Drilling Won't Make It Less of a Refuge

Senator Frank H. Murkowski (AK)
Washington Post Editorial

December 10, 2000 - During the presidential campaign, few issues were as starkly debated as the fate of the Arctic National Wildlife Refuge. George W. Bush said thatexploration for oil and gas should be allowed there, while Al Gore said it should be forbidden.

In September, former Interior Department lawyer Dennis Drabelle argued in an Outlook article that President Clinton should act to protect the refuge further. Here, Sen. Frank Murkowski (R-Alaska) argues the case for allowing exploration to proceed.

Few people have visited the coastal plain of the Arctic National Wildlife Refuge (ANWR). Yet many environmental activists, along with Vice President Gore, are adamant that no oil or gas exploration should ever take place there.

They have been pressing President Clinton to designate the refuge as a national monument before he leaves office. They want this action even though Congress, under the 1980 legislation establishing the ANWR, is specifically given the responsibility for determining the future status of the coastal plain. Environmentalists often call this area "America's last true wilderness." Let's take a closer look.

All told, the ANWR consists of 19 million acres. Congress has put 8 million acres into formal wilderness status and designated 9.5 million acres as wildlife refuge. Those 17.5 million acres form a protected enclave almost as large as the state of South Carolina. It can never be developed, nor should it be.

In its wisdom, however, Congress set aside the remaining 1.5 million acres of the coastal plain for potential exploration and development because of its oil and gas. Before any exploration could occur, additional legislation had to be passed by Congress. That happened in 1995, but President Clinton vetoed the bill because, he said, the coastal plain was the biological heart of the ANWR and exploration or development would ruin the "pristine" area.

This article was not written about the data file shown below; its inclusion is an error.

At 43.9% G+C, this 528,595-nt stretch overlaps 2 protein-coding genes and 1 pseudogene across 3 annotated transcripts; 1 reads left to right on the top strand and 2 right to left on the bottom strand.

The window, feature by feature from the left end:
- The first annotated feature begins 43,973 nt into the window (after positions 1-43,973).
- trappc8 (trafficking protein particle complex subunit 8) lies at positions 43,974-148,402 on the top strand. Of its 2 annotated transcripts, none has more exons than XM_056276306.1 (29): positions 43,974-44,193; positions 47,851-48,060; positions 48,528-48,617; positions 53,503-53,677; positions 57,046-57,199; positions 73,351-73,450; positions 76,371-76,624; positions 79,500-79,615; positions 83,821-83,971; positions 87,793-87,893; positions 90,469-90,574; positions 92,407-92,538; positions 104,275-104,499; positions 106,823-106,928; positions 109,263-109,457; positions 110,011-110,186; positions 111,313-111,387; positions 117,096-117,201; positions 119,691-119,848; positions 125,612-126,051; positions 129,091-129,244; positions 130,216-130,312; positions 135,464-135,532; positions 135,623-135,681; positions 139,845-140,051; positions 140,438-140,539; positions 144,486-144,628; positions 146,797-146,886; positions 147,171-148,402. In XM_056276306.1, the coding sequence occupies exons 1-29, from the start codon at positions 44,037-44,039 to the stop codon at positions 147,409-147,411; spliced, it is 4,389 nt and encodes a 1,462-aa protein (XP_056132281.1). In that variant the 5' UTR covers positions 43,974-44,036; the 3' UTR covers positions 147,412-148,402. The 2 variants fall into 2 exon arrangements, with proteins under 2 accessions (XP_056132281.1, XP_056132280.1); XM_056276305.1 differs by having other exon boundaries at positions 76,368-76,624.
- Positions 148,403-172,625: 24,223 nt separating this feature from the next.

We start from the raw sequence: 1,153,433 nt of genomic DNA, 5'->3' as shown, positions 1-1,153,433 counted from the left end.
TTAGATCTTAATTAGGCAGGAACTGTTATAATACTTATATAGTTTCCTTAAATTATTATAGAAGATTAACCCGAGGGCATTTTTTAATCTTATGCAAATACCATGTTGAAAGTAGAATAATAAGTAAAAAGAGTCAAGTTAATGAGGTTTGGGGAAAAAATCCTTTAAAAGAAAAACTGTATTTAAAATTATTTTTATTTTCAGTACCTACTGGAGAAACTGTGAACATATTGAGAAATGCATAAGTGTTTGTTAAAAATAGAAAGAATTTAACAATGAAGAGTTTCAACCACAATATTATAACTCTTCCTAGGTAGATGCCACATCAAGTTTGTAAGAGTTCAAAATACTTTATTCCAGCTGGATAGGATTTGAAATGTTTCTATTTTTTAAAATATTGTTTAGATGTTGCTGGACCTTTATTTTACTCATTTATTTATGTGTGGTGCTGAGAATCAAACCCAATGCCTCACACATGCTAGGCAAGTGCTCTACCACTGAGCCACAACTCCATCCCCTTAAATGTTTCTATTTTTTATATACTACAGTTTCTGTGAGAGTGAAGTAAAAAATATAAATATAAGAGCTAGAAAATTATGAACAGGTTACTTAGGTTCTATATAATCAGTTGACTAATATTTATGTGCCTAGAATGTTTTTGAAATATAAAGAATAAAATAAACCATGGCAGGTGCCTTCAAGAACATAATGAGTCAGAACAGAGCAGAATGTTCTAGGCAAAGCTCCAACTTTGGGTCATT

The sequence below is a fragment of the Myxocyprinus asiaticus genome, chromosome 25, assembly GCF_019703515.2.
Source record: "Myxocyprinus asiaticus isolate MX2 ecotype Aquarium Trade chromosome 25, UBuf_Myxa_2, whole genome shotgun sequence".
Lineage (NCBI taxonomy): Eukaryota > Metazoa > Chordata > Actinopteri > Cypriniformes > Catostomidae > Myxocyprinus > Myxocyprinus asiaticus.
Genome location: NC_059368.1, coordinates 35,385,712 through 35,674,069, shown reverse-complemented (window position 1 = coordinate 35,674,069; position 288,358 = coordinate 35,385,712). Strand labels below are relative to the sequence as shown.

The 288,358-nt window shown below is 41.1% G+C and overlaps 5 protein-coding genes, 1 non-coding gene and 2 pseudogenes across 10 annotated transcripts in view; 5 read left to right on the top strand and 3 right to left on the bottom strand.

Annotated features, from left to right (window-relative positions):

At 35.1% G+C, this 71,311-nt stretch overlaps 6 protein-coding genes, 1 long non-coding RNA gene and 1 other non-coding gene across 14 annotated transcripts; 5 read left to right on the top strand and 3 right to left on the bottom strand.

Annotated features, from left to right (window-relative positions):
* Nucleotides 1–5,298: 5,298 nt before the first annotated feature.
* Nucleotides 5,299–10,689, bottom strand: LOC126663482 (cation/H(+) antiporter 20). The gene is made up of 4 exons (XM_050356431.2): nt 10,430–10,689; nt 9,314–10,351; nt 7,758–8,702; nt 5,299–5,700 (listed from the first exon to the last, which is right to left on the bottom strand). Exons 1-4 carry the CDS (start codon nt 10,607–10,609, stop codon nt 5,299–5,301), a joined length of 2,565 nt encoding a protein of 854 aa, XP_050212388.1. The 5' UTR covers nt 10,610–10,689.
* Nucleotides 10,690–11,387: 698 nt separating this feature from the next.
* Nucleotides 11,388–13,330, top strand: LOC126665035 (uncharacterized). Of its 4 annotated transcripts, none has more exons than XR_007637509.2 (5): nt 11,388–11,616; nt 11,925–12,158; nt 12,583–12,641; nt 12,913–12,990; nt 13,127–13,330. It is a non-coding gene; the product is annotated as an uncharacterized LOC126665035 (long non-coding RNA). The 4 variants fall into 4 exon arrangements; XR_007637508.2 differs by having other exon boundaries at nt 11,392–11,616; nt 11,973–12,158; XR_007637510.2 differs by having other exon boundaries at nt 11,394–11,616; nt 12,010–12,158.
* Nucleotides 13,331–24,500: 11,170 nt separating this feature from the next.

One should ask what his definition of "pristine" is. The coastal plain is host to a village of about 260 Inupiat natives on their 92,000 acres of land. The village of Kaktovik has housing, schools, stores, boats, an airstrip, power lines and a variety of other modern-day facilities, including an oil well. The U.S. military's Barter Island Distant Early Warning System radar site is also on the plain's shoreline.

Most of the residents of Kaktovik favor drilling in the coastal plain, as do more than 70 percent of Alaskans, according to recent polls. (A national survey conducted by the Christian Science Monitor in October showed that Americans support oil production in the ANWR, by a 54 to 36 percent margin.)

There are several other reasons the coastal plain is distinct from the rest of the ANWR. It is not part of the hills and mountains of the Brooks Range, where the environmentalists take their beautiful photos of the ANWR. It is a flat, treeless, almost featureless plain in northeastern Alaska that extends from the Brooks Range northward to the Beaufort Sea. There are times on the coastal plain when exposing human flesh to the elements would ensure death. The temperature can drop to -40 degrees Fahrenheit in January. Few animals can thrive in those temperatures.

Only five species of birds, some polar bears (who den on the Beaufort Sea pack ice) and lemmings (who burrow beneath the snow-pack) remain during the winter months. There are 56 days of total darkness during the year, and almost nine months of harsh winter.

The spring thaw comes in late May or early June. This increases the bird count and brings back the arctic fox and, most significantly, the Porcupine caribou. While only a portion of the caribou herd shows up each year, many environmental activists refer to the coastal plain as their traditional calving grounds. The females endure the conditions of the tundra for protection against most predators and for the cotton grass that will help to fatten their offspring.

The caribou travel to the coastal plain from Canada, passing near 89 dry wells drilled by the Canadian government and crossing Canada's Dempster Highway--all of which seems to be development that does not hinder theirmigration or survival.